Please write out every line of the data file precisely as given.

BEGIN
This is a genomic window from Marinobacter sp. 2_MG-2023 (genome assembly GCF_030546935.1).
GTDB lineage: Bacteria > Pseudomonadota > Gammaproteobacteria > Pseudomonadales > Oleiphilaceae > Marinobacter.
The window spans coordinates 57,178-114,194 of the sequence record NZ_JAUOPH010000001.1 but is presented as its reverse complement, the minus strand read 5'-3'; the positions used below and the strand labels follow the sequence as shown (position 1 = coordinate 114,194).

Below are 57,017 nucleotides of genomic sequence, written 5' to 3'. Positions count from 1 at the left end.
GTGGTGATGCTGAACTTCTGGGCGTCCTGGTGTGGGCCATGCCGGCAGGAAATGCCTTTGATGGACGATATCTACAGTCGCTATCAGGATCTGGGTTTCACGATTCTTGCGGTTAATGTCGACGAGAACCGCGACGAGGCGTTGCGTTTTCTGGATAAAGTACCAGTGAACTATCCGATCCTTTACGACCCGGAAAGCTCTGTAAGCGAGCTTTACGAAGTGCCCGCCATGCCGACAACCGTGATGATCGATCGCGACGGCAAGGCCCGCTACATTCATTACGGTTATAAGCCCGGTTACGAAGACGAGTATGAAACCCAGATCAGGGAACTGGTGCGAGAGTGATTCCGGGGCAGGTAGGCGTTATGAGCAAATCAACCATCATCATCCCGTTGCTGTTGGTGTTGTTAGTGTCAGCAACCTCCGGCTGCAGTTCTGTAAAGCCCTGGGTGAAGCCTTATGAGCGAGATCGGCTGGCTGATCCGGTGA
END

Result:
This is a genomic window from Marinobacter sp. 2_MG-2023 (genome assembly GCF_030546935.1).
GTDB lineage: Bacteria > Pseudomonadota > Gammaproteobacteria > Pseudomonadales > Oleiphilaceae > Marinobacter.
The window spans coordinates 57,178-114,194 of the sequence record NZ_JAUOPH010000001.1 but is presented as its reverse complement, the minus strand read 5'-3'; the positions used below and the strand labels follow the sequence as shown (position 1 = coordinate 114,194).

Below are 57,017 nucleotides of genomic sequence, written 5' to 3'. Positions count from 1 at the left end.
GTGGTGATGCTGAACTTCTGGGCGTCCTGGTGTGGGCCATGCCGGCAGGAAATGCCTTTGATGGACGATATCTACAGTCGCTATCAGGATCTGGGTTTCACGATTCTTGCGGTTAATGTCGACGAGAACCGCGACGAGGCGTTGCGTTTTCTGGATAAAGTACCAGTGAACTATCCGATCCTTTACGACCCGGAAAGCTCTGTAAGCGAGCTTTACGAAGTGCCCGCCATGCCGACAACCGTGATGATCGATCGCGACGGCAAGGCCCGCTACATTCATTACGGTTATAAGCCCGGTTACGAAGACGAGTATGAAACCCAGATCAGGGAACTGGTGCGAGAGTGATTCCGGGGCAGGTAGGCGTTATGAGCAAATCAACCATCATCATCCCGTTGCTGTTGGTGTTGTTAGTGTCAGCAACCTCCGGCTGCAGTTCTGTAAAGCCCTGGGTGAAGCCTTATGAGCGAGATCGGCTGGCTGATCCGGTGA